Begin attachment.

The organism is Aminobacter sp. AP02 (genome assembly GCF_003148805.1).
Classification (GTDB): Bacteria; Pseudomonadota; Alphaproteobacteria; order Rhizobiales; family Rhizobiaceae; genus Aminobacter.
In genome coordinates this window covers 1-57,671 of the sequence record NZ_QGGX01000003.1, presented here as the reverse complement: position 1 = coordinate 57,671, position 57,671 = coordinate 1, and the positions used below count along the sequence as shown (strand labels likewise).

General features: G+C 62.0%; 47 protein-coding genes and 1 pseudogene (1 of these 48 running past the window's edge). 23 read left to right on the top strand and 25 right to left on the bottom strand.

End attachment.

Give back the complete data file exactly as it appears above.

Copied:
The organism is Aminobacter sp. AP02 (genome assembly GCF_003148805.1).
Classification (GTDB): Bacteria; Pseudomonadota; Alphaproteobacteria; order Rhizobiales; family Rhizobiaceae; genus Aminobacter.
In genome coordinates this window covers 1-57,671 of the sequence record NZ_QGGX01000003.1, presented here as the reverse complement: position 1 = coordinate 57,671, position 57,671 = coordinate 1, and the positions used below count along the sequence as shown (strand labels likewise).

General features: G+C 62.0%; 47 protein-coding genes and 1 pseudogene (1 of these 48 running past the window's edge). 23 read left to right on the top strand and 25 right to left on the bottom strand.